I’m about to walk inside when a big square shadow moves in quick towards me. I grab my knife, but a large, oily hand grabs my arm and starts pulling me towards the alley, out of sight of the big windows. Can’t do much with my blade like this, so I toss it to my left hand just as a patch of light falls on the pocked face of Lalo, one of Blackaller’s enforcers.
“You’re late,” he says, unflinching at the point of my blade inches from his nose. He don’t smile.
“Git tah fook,” I spit. “There weren’t no wind.”
“You got it?”
“It’s in town. I’ll bring it tomorrow. Out back after my set.”
Without a word he releases my arm and walks away, fading into the darkness. What a sweet fuckin’ guy.
Sheathing the barlow, I take a moment, straighten my shirt and brush muhself off. I hold out both my hands. Right one’s shakin’ a bit but the left is stable. Good enough.
Pushin’ my way through the flapping wooden doors, I look around at the trinkets. The same shark jaws hang above the backbar, but there’s a set of giant crab claws hangin next to ‘em that I ain’t seen ‘afore. The old steinber horns hang from the rafters and painted sand dollars line the ceiling. Well-worn chairs surround wooden tables, some antiques, some just old rope spools from seertlin’ boats. Most everything is brown or green or red. Names and doggerel scratched in the darndest places.
The walls have the same old pictures from the before times that have hung there since prob’ly afore I was born. An I got a favorite picture among ‘em. It’s a black and white one where the family that ran the place — back in wheneverthefuck — they’re out afront of the bar and the granddad has the babe in his arms. He looks like a salty old sonova gun. But the way he’s beamin’, holdin’ that weese, you can see right through his big, puffy mustache into his honest self. He’s happy, even if he’s a hard man livin’ a hard life. He’s happy, despite himself.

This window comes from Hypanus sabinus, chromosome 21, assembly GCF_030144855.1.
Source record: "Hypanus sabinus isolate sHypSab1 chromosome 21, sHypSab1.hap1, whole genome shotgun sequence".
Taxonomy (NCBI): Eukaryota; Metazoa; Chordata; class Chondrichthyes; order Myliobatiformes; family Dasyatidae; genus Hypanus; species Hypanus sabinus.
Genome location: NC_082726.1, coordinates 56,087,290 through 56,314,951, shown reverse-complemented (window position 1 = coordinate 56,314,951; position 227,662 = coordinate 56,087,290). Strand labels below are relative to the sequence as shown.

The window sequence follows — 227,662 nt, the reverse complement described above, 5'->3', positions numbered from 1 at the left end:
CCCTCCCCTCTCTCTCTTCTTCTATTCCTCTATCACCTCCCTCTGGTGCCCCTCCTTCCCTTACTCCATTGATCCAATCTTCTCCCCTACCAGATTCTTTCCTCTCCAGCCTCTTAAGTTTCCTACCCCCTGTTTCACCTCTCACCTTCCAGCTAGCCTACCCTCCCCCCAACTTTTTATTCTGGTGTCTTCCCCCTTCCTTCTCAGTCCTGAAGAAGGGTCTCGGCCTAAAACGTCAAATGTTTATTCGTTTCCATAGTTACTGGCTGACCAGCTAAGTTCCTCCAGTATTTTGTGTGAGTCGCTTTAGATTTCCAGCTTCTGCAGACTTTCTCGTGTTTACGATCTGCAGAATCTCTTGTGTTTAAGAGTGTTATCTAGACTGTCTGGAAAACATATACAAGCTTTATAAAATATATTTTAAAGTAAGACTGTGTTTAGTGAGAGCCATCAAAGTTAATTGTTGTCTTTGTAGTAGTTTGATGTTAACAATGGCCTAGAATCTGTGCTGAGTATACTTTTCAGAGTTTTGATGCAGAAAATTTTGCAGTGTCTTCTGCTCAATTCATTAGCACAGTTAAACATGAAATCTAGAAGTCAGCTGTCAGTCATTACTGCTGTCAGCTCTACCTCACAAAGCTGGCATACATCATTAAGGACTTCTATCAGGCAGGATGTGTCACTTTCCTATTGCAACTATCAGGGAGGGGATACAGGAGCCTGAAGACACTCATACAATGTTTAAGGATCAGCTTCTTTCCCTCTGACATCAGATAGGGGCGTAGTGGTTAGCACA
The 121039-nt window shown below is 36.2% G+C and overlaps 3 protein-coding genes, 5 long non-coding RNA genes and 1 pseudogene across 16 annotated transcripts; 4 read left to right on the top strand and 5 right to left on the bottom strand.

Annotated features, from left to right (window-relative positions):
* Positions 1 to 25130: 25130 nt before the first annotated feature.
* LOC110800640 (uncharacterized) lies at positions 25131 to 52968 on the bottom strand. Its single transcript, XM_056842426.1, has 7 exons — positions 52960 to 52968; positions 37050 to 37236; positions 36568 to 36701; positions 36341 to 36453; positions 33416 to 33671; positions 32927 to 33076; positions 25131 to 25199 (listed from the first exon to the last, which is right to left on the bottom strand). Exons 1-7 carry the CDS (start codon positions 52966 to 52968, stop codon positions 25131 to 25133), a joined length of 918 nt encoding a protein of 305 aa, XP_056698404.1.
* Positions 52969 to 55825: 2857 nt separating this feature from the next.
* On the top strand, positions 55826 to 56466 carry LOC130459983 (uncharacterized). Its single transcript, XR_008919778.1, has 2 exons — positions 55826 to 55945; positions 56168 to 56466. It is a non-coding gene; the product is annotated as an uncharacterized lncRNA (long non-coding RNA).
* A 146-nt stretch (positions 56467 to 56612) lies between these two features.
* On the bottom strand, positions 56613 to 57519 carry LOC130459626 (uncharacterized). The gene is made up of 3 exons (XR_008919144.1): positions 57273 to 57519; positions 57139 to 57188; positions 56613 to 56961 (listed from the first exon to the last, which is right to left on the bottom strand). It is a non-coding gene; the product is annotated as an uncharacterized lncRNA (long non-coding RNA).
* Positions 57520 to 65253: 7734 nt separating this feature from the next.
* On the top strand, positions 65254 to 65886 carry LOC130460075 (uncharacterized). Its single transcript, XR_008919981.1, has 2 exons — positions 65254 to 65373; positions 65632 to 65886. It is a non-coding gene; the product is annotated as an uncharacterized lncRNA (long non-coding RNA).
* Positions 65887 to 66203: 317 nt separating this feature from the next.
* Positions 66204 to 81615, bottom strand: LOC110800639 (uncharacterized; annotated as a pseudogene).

That’s why I like this place. You still get that from kimmies here today. Folks come in, tired and mad, but you give ‘em a minute, let ‘em melt, get tah harpin’ and sooner or later you get a smile from ‘em. Not a phony smile. Not no polite smile. A damn honest smile.
Suds is behind the stick, slingin’ the hooch in his beat-up brown apron (he’ll sleep in the thing if you let him). He lives above the bar and brews and distilled l out back. He ‘most never leaves, so it don’t make much difference where he knods off. I seen him dead asleep on a bar stool, face twitchin’, with some young, krunked greenhorn harpin’ to the dusties at him, thinkin’ they’re conversing.
He spies me and calls me names: “a scotty scrounger” and a “fat fuck.” They mean the same thing so it don’t really make no difference. Then he asks how I been.
“I can’t complain,” I say. “But sometimes I still do.”
“No mames, guey!” says Suds, slappin’ me on the back hard enough to knock off a pair o’ specs. “Let’s have a shot!”
Before I can answer, he palms a brace of shot glasses and grabs a bottle o’ skee. The bottle glugs and the liquor spills across the fogged and chipped glassware. We knock ‘em back and it’s a good batch. It warms the gut while it burns the throat, saaaaaaatiating the tongue with the sweet and smokey nuance of the copper still. The boys up in Bolt have been getting’ better an better with their barley an’ hops. Their mota’s always been damn fine, but their other crops are fairly hit or miss. Prolly due to a good harvest from them.